Willie O’Ree did not grow up a Bruins fan. In fact, the New Brunswick native was a Canadiens fan as a kid.
That changed forever 64 years ago Tuesday, when O’Ree got called up to the Bruins to make his NHL debut and become the first Black player in the NHL. The opponent that night: Montreal.
“When the Bruins called me up to make my debut against the Montreal Canadiens, I knew my heart would be with the Bruins forever,” O’Ree said in a video played on the TD Garden jumbotron Tuesday night.
Now, so is his number. Prior to Tuesday night’s game against the Carolina Hurricanes, the Bruins retired O’Ree’s No. 22, making it the 12th Bruins number raised to the rafters.
“I am overwhelmed and thrilled to be a part of the Bruins forever,” said O’Ree, who took part in the ceremony virtually from his home in San Diego.
O’Ree played one more game with the Bruins in 1958, and then 43 in the 1960-61 season. He finished his NHL career with four goals and 10 assists. He went on to play 18 more years of minor league hockey, mostly in southern California with the Los Angeles Blades and San Diego Gulls of the Western Hockey League.
Impressively, O’Ree did it all while being legally blind in his right eye after getting hit by a puck two years before his NHL debut. He hid the injury from the Bruins and other teams because he knew it likely would have meant the end of his career if anyone found out.
“Forget about what you can’t see, and focus on what you can see,” he told himself, as he explained on Tuesday.
Widespread recognition for the history O’Ree made as a player did not come immediately. It wasn’t until the 1991 All-Star Game that the NHL publicly honored him for breaking the color barrier.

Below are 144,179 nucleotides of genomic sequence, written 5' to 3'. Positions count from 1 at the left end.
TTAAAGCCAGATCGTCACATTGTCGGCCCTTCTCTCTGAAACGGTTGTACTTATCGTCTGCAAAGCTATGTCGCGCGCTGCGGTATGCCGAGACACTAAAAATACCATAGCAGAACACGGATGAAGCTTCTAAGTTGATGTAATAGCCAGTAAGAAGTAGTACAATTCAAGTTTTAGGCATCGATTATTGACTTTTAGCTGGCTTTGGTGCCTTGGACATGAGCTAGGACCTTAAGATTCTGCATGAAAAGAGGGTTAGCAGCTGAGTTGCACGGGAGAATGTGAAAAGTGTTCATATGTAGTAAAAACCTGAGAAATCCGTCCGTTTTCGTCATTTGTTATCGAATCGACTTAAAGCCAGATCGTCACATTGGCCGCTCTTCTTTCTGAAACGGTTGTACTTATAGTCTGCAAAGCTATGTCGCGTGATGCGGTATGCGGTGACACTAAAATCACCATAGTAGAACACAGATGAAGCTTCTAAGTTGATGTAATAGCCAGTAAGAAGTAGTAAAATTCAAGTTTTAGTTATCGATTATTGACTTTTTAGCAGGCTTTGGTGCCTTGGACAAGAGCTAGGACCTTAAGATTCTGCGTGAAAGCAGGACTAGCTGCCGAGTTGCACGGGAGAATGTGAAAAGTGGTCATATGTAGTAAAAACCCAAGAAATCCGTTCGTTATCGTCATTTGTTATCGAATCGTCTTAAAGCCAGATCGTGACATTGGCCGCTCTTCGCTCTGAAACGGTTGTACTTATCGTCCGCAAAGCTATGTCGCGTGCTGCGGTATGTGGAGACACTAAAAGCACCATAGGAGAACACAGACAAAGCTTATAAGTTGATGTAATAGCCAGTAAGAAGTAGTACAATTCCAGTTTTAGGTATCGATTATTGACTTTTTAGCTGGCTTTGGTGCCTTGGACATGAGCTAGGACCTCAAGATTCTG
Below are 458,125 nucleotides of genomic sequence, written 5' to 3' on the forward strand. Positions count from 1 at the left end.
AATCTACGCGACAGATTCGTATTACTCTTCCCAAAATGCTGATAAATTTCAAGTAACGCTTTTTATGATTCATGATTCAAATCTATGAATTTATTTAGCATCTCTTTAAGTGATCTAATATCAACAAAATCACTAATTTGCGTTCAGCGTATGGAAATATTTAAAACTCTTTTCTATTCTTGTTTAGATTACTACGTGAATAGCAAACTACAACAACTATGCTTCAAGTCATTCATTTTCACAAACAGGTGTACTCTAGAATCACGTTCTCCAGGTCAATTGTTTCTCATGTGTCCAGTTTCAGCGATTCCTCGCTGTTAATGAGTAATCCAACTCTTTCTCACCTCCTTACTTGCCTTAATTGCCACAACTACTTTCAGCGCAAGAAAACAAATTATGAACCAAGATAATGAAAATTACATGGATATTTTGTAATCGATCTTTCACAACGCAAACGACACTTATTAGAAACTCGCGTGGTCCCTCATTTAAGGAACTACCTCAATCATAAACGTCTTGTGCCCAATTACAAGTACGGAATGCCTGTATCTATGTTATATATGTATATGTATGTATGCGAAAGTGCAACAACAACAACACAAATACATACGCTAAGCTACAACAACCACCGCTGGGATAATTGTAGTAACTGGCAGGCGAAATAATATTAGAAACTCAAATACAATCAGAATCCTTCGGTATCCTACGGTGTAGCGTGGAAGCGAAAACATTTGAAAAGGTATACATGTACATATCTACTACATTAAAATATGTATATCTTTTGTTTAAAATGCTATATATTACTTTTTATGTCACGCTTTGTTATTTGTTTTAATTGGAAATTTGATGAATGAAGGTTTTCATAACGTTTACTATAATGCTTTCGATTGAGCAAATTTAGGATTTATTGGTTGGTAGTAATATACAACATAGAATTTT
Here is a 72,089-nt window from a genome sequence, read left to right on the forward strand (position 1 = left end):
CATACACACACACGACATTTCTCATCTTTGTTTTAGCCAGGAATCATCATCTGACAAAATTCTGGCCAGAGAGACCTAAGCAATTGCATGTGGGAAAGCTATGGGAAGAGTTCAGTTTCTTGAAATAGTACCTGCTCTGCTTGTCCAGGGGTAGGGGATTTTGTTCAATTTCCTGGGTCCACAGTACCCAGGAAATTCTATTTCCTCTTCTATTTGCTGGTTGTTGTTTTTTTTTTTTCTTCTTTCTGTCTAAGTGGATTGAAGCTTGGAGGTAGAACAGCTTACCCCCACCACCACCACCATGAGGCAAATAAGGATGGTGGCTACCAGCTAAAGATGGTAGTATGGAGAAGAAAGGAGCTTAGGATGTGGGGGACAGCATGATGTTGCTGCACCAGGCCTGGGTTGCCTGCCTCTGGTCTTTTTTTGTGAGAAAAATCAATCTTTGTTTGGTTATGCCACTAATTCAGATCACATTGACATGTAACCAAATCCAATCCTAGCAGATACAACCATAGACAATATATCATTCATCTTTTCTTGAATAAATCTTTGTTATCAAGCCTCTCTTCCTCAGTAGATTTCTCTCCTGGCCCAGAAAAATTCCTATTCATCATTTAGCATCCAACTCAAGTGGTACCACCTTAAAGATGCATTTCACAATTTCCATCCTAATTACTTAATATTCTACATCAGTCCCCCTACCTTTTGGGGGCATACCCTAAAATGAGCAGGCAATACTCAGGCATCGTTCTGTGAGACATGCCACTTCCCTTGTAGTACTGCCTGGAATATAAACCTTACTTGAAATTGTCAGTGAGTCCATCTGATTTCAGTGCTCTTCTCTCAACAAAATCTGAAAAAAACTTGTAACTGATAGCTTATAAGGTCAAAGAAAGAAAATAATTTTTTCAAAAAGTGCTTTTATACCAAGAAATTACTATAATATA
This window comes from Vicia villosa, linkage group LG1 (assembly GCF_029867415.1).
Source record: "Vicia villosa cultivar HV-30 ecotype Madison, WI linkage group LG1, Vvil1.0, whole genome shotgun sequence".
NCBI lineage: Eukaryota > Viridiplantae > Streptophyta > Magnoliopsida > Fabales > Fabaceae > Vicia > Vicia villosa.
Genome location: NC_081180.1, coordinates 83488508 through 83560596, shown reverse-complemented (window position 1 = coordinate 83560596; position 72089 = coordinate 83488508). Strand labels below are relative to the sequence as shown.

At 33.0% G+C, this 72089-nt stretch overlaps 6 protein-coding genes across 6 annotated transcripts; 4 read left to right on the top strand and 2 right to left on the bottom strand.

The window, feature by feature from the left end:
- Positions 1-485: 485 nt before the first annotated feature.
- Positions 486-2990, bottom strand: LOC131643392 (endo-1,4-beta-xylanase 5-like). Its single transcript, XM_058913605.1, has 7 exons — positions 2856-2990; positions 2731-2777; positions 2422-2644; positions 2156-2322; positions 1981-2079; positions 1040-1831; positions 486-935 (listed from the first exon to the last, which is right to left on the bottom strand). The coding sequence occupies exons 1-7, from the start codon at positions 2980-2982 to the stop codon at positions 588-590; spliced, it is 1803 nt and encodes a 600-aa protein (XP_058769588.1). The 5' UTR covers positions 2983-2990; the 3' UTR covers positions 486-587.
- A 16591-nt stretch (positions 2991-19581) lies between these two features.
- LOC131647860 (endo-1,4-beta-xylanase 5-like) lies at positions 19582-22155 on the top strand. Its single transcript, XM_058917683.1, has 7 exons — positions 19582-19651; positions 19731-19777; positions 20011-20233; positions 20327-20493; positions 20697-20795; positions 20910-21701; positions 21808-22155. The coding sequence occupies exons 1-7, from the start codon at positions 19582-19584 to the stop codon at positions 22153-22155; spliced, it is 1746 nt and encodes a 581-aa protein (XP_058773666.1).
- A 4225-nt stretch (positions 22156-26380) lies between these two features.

Seven years later, the league named him their Diversity Ambassador, a position he has held ever since. It is in that role that he has arguably made an even bigger impact on the sport, as O’Ree has traveled around North America to introduce the game to communities and children who likely wouldn’t learn about or play hockey otherwise.
“What I wanted to do and what I wanted to try to do is expose as many boys and girls as possible and give them the opportunity to play the sport,” O’Ree said last year. “There are many clinics that I’ve attended just to let these boys and girls know that there is a sport that they can play. If they come and they don’t like it, they can just walk away from it. It’s not going to cost them anything. But I can honestly say, the number of clinics I’ve conducted over the years, and once I get these boys and girls on the ice, I’ve not had one boy or girl come up to me and say, ‘Oh Mr. O’Ree, I don’t like this, I’m not coming back.’ I’ve got a good record going.”
Now 86, O’Ree’s number retirement is the latest in a long list of overdue honors he has received in recent years.
In 2008, the Bruins and the NHL honored him before a game at TD Garden for the 50th anniversary of his first NHL game. That same year, The Sports Museum honored him with a special exhibit; his hometown of Fredericton, New Brunswick named a new sports complex after him; and he was awarded the Order of Canada, the country’s highest civilian honor.
Ten years later, on the 60th anniversary, he was inducted into the Hockey Hall of Fame as a builder for his contributions to the game and the city of Boston dedicated a street hockey rink named in his honor. The next year brought a documentary about his life and 2020 a special Canadian silver coin with his face on it.
And now, his No. 22 will hang in the Garden rafters forever.
“To the Bruins fans, I am honored to have had the pleasure of playing before you. Thank you for your tremendous love and support,” O'Ree said. “This is an unforgettable day.”